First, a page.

Pavia(redirected from Pavia, Italy)
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Pavia(pävē`ä), city (1991 pop. 79,962), capital of Pavia prov., Lombardy, N Italy, on the Ticino River near its confluence with the Po. Pavia has long been an agricultural center and is now also an industrial and transportation center. Manufactures include textiles, metals, chemicals, machinery, and food products. Known as Ticinum in Roman times, it was an important stronghold of the empire and later served as the capital of the Lombard kings. From the 9th to the 12th cent. the Italian kings, and several German kings, received the Iron Crown of Lombardy at Pavia. In the 12th cent. the city became a free commune, loyal, however, to the emperor. It was the last Lombard city to fall to the ViscontiVisconti
, Italian family that ruled Milan from the 13th cent. until 1447. In the 12th cent. members of the family received the title of viscount, from which the name is derived.
..... Click the link for more information. (1359), who built most of the cathedral and started the construction of the Certosa di PaviaCertosa di Pavia
, former Carthusian abbey of Pavia. One of the most magnificent of all monastic structures, it has been maintained as a national monument since 1866. The church, forming its nucleus, was begun in the style of the Italian Gothic in 1396 by Gian Galeazzo Visconti,
..... Click the link for more information. , a Carthusian monastery. Pavia suffered heavily during the Italian wars, and near there, in 1525, Emperor Charles V defeated and captured Francis I of France. The city came successively under Spanish, French, and Austrian domination, and was liberated in 1859. Among Pavia's notable structures, besides the cathedral, are the Romanesque St. Michael's Church (12th cent.); the Lombard-Romanesque St. Peter's Church (12th cent.), where St. Augustine is buried; and the large Castello Visconteo (14th–15th cent.). There is a university, which was established (1361) around a celebrated law school (founded in the 9th cent.).
a city in northern Italy, in Lombardy, on the Ticino River. Capital of the province of Pavia. Population, 86,800 (1971). Industries in Pavia manufacture sewing machines, machine tools, turbines, agricultural machinery and equipment, radio-electronic equipment, and synthetic fibers. Pavia also has oil-refining, garment, furniture, and food-processing industries. The city has a university, which was founded in 1390.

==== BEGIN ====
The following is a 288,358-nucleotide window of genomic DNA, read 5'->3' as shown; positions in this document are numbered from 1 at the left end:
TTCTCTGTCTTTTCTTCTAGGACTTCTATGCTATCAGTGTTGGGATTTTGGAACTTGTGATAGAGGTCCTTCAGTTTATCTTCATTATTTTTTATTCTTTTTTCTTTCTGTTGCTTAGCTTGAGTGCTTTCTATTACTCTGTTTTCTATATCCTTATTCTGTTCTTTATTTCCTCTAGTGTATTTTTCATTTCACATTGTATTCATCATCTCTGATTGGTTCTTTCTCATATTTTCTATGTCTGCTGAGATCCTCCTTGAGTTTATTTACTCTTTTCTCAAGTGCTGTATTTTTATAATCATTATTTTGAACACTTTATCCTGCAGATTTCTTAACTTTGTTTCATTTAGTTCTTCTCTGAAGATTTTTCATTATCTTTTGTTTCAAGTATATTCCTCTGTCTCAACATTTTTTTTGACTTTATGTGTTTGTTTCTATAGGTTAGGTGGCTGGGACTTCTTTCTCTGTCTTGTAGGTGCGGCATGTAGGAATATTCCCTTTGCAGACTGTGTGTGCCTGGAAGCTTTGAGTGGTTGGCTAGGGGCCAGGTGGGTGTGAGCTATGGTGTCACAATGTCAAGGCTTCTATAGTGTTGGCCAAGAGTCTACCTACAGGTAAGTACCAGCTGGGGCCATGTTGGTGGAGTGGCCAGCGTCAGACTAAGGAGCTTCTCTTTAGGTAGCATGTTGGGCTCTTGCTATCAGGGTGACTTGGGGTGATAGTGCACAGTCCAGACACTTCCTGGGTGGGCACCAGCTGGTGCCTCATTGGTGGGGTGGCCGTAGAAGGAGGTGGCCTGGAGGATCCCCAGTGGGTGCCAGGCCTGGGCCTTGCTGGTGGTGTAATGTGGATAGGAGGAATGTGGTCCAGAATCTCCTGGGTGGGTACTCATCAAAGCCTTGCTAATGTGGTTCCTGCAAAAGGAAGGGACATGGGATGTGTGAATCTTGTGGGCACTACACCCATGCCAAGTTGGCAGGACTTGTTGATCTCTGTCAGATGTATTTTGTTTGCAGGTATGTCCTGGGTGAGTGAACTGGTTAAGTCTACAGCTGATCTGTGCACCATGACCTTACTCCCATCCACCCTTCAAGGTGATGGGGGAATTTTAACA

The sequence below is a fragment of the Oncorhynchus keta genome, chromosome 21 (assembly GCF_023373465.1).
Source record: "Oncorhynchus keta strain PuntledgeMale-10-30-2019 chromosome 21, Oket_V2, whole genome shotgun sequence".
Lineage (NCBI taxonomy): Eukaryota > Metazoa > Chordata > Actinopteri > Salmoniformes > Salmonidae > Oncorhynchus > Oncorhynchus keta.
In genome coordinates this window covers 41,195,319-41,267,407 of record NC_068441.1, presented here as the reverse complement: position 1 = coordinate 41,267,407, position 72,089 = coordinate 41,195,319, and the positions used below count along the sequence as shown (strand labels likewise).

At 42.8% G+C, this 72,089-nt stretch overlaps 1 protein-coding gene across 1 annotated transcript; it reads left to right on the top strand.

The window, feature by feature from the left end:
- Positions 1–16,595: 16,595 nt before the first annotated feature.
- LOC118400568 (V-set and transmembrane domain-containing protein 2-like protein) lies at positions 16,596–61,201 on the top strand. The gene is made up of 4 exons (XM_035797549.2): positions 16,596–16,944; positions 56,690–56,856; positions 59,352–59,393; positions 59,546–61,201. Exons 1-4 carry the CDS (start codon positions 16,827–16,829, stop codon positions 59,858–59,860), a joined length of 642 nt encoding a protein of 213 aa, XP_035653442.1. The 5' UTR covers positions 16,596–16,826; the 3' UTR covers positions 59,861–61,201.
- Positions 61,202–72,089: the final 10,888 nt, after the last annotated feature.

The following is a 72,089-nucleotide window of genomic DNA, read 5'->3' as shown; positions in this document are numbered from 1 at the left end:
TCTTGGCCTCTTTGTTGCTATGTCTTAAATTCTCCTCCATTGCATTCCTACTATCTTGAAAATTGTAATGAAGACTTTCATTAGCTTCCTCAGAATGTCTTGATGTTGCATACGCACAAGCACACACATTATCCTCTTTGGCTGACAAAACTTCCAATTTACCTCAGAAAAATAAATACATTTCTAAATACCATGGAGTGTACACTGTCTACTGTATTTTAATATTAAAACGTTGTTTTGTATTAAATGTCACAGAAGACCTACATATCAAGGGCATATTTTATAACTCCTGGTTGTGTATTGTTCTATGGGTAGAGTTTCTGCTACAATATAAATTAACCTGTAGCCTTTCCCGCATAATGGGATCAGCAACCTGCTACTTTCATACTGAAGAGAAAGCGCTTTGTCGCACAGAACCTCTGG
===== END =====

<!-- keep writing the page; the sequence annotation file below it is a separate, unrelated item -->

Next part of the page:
Pavia has retained its medieval aspect. It has numerous Romanesque structures, including the Basilica of San Michele (1117–55). Other buildings include the Gothic Visconti castle (1360–65), a Renaissance cathedral (1488–92; architects included G. A. Amadeo, D. Bramante, and G. G. Dolcebueno; 19th-century facade), and the church of Santa Maria di Canepanova (end of 15th century, architect G. A. Amadeo). There is a museum in the Visconti castle; other museums include the Malaspina Art Gallery and the Certosa Museum. Nearby is the Certosa di Pavia, a Carthusian monastery begun in 1396 (early Renaissance facade of church begun in 1473; architects included G. A. Amadeo).
On Feb. 24, 1525, during the Italian Wars of 1494–1559, there was a battle at Pavia between the mercenary armies of France and the Hapsburg Empire. In 1524 troops of the French king Francis I (approximately 20,000 infantry, 6,000 cavalry, 53 guns) crossed the Alps, occupied Milan, and, in October, laid siege to Pavia, which had a garrison of approximately 7,000 German lansquenets and 700 Spanish soldiers. At the beginning of February 1525, imperial troops commanded by General Pescara (approximately 20,000 infantry, 2,500 cavalry) arrived to raise the siege. The imperial troops launched a sudden attack against the French, who by using their units piecemeal gave the imperial troops numerical superiority. The imperial infantry was armed with a perfected weapon, the musket, the bullets of which penetrated a knight’s armor. These factors led to the defeat of the French Army, which lost 10,000 men. Francis I was taken prisoner and was compelled by the Treaty of Madrid of 1526 to renounce his conquests in Italy. It was at this time, when the musket “took on decisive significance for the struggle with heavy cavalry” (F. Engels in K. Marx and F. Engels, Soch., 2nd ed., vol. 14, p. 30), that important changes in tactics were made and that musket units appeared.